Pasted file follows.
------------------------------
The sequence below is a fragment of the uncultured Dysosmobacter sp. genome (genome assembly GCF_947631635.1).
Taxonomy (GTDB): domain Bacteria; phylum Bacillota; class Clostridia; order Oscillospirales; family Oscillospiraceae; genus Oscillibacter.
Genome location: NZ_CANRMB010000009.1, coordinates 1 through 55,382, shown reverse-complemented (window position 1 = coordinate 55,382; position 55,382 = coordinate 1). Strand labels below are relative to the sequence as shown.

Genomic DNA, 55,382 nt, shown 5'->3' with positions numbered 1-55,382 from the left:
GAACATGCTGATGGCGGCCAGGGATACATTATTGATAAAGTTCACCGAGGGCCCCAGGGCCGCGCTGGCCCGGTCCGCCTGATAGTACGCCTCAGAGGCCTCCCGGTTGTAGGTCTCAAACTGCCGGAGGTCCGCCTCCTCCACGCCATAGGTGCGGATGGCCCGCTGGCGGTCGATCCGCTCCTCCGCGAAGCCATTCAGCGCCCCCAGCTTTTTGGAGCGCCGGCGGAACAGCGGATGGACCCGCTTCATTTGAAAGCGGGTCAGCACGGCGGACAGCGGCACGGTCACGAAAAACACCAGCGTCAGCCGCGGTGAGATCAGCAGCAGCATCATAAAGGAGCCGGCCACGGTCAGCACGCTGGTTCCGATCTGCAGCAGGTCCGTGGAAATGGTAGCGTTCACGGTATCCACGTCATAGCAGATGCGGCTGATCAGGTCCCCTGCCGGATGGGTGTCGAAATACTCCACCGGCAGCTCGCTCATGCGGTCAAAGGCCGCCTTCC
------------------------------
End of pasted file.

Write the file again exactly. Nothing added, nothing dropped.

The sequence below is a fragment of the uncultured Dysosmobacter sp. genome (genome assembly GCF_947631635.1).
Taxonomy (GTDB): domain Bacteria; phylum Bacillota; class Clostridia; order Oscillospirales; family Oscillospiraceae; genus Oscillibacter.
Genome location: NZ_CANRMB010000009.1, coordinates 1 through 55,382, shown reverse-complemented (window position 1 = coordinate 55,382; position 55,382 = coordinate 1). Strand labels below are relative to the sequence as shown.

Genomic DNA, 55,382 nt, shown 5'->3' with positions numbered 1-55,382 from the left:
GAACATGCTGATGGCGGCCAGGGATACATTATTGATAAAGTTCACCGAGGGCCCCAGGGCCGCGCTGGCCCGGTCCGCCTGATAGTACGCCTCAGAGGCCTCCCGGTTGTAGGTCTCAAACTGCCGGAGGTCCGCCTCCTCCACGCCATAGGTGCGGATGGCCCGCTGGCGGTCGATCCGCTCCTCCGCGAAGCCATTCAGCGCCCCCAGCTTTTTGGAGCGCCGGCGGAACAGCGGATGGACCCGCTTCATTTGAAAGCGGGTCAGCACGGCGGACAGCGGCACGGTCACGAAAAACACCAGCGTCAGCCGCGGTGAGATCAGCAGCAGCATCATAAAGGAGCCGGCCACGGTCAGCACGCTGGTTCCGATCTGCAGCAGGTCCGTGGAAATGGTAGCGTTCACGGTATCCACGTCATAGCAGATGCGGCTGATCAGGTCCCCTGCCGGATGGGTGTCGAAATACTCCACCGGCAGCTCGCTCATGCGGTCAAAGGCCGCCTTCC